I’ve got a little story for you! On a recent trip to the Loire Valley, my husband and I had a nightmare travel experience. We got stuck in a traffic jam that lasted for five hours, got lost in our destination city, and got a flat tire only a few blocks from our hotel. We were tired, frustrated, and starving, and to make matters worse, when we finally made it to our hotel, they had closed the restaurant just five minutes prior. They must have seen the desperation in our eyes because they kindly offered to put together a cold plate of fresh fruits, vegetables, pâté, and bread so that we would at least have something to eat. We initially weren’t thrilled at the idea, as the fruits they gave us were items we aren’t fond of – cantaloupe, melon, pear, and other fruits that generally have a milder taste in the USA. However, that simple meal ended up being one of the greatest of our trips. All of the fruit had been purchased from a local farmer’s market earlier in the day, which means it had probably been harvested the day before, and the freshness translated into strong, delicious favor and a perfect sweetness.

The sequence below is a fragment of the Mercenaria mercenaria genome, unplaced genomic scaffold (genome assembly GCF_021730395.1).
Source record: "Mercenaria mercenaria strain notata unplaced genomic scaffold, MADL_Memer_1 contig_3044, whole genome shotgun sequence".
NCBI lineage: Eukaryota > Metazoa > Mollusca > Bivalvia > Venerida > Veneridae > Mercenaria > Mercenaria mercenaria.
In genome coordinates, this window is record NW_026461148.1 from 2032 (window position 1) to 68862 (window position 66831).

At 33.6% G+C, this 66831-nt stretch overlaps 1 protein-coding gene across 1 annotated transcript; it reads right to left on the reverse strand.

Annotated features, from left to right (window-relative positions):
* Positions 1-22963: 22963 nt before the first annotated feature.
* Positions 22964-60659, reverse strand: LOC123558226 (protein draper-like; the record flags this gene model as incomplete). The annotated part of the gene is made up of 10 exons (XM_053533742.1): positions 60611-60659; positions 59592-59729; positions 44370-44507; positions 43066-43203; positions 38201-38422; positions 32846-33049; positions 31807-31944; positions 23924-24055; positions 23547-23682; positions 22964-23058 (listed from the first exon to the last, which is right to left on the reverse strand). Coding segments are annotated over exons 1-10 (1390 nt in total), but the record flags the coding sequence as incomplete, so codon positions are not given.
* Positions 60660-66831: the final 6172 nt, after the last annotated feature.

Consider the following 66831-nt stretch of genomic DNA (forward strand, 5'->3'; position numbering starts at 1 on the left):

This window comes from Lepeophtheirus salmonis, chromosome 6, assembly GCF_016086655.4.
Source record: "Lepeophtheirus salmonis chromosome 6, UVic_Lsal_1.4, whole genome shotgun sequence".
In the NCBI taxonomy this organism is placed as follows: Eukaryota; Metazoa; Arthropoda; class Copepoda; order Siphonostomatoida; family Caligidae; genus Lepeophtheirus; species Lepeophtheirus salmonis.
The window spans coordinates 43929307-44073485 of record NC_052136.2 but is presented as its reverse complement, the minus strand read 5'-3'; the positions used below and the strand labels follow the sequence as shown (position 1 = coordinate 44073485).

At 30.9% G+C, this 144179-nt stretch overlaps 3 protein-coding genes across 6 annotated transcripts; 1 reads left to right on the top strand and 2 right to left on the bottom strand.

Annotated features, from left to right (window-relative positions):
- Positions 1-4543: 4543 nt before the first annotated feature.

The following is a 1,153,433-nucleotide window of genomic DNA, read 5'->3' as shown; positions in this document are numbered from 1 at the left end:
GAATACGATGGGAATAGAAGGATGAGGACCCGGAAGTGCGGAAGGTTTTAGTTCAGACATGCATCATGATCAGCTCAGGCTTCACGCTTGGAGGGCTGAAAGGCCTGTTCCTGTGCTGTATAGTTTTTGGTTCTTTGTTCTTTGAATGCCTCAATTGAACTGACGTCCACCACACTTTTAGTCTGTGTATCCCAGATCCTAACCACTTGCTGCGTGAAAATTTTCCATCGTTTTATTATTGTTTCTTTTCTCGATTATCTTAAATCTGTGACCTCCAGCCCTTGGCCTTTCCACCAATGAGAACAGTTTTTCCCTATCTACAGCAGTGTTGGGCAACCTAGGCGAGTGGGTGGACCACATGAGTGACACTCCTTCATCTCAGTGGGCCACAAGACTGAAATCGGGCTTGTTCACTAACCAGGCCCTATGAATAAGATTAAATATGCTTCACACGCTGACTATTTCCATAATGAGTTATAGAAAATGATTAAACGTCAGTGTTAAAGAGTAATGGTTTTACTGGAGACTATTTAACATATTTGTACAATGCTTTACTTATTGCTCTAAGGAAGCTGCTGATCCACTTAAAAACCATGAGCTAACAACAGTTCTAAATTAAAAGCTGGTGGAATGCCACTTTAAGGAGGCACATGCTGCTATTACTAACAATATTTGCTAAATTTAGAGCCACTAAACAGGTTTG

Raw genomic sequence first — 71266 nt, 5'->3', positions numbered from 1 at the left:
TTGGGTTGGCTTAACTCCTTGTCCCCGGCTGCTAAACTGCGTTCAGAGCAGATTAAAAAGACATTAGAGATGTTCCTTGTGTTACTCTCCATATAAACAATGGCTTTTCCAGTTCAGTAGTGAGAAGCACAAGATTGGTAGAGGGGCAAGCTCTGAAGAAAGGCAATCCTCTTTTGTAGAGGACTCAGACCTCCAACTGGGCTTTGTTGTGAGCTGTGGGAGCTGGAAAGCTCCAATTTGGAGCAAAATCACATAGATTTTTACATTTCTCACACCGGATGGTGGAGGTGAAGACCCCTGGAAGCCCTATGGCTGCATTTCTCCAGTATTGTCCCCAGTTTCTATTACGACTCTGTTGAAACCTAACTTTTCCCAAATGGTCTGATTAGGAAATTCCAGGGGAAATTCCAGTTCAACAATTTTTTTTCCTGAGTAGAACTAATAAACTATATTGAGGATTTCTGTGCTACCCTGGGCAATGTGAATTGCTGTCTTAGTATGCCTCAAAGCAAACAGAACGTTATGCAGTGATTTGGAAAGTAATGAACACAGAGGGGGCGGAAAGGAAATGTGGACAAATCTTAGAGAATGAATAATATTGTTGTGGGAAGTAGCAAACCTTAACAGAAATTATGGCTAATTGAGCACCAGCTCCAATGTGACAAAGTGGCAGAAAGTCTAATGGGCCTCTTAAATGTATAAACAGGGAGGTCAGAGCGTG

It was then that I discovered the joys of French fruit. Because the US is so large, fruit often has to be picked before it is ripe so that it doesn’t spoil by the time it gets into a consumer’s home. As a result, the fruit we consume is not as flavorful as it could be. In France, it’s exactly the opposite. The farms that grow these fruits are only a few hours away, so there is typically only one, maybe two days between when the farmer harvests it and when it ends up on your plate (the same is also true for vegetables and many meats). The difference in freshness and taste is instantly noticeable. Even before you consume it, as you walk through fruit markets, you’re taken back by the uber-vibrant colors and the plumpness of each variety. In fact, while I am staunchly anti-cantaloupe in the US, in France it’s one of my favorite snacks.
The next time you visit France, stop by your local markets and pick up some fresh fruit to enjoy (try one of the famous Parisian food markets, such as Rue Mouffetard, Rue Cadet, Rue Cler, or Rue Montorgeuil). If you’re traveling outside the city, take some detours off the major highways and take some winding back roads through the countryside. Look for fruit stands like the one pictured above. These are generally run by the farmers themselves, and they offer the freshest possible fruits and veggies you can get at very reasonable prices. Make sure you have some cash in advance, as these places rarely take credit cards and ATMs are miles away. Enjoy!